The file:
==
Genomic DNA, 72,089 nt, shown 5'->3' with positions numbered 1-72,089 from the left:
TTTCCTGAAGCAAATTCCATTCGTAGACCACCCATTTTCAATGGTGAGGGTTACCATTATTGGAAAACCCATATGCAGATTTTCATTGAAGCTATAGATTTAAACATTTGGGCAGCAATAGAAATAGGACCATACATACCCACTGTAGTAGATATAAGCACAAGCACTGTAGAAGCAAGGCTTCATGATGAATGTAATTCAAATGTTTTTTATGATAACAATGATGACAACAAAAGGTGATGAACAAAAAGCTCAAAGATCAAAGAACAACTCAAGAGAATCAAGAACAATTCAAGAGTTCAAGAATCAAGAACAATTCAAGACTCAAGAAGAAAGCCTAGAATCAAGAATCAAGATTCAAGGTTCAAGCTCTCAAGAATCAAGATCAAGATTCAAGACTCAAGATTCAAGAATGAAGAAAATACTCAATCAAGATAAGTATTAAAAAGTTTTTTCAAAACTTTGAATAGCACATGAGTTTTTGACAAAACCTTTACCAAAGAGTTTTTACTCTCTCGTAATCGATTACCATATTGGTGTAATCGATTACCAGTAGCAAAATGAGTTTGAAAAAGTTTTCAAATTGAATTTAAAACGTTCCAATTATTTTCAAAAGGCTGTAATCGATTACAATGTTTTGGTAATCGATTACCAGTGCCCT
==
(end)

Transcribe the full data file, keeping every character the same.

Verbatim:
Genomic DNA, 72,089 nt, shown 5'->3' with positions numbered 1-72,089 from the left:
TTTCCTGAAGCAAATTCCATTCGTAGACCACCCATTTTCAATGGTGAGGGTTACCATTATTGGAAAACCCATATGCAGATTTTCATTGAAGCTATAGATTTAAACATTTGGGCAGCAATAGAAATAGGACCATACATACCCACTGTAGTAGATATAAGCACAAGCACTGTAGAAGCAAGGCTTCATGATGAATGTAATTCAAATGTTTTTTATGATAACAATGATGACAACAAAAGGTGATGAACAAAAAGCTCAAAGATCAAAGAACAACTCAAGAGAATCAAGAACAATTCAAGAGTTCAAGAATCAAGAACAATTCAAGACTCAAGAAGAAAGCCTAGAATCAAGAATCAAGATTCAAGGTTCAAGCTCTCAAGAATCAAGATCAAGATTCAAGACTCAAGATTCAAGAATGAAGAAAATACTCAATCAAGATAAGTATTAAAAAGTTTTTTCAAAACTTTGAATAGCACATGAGTTTTTGACAAAACCTTTACCAAAGAGTTTTTACTCTCTCGTAATCGATTACCATATTGGTGTAATCGATTACCAGTAGCAAAATGAGTTTGAAAAAGTTTTCAAATTGAATTTAAAACGTTCCAATTATTTTCAAAAGGCTGTAATCGATTACAATGTTTTGGTAATCGATTACCAGTGCCCT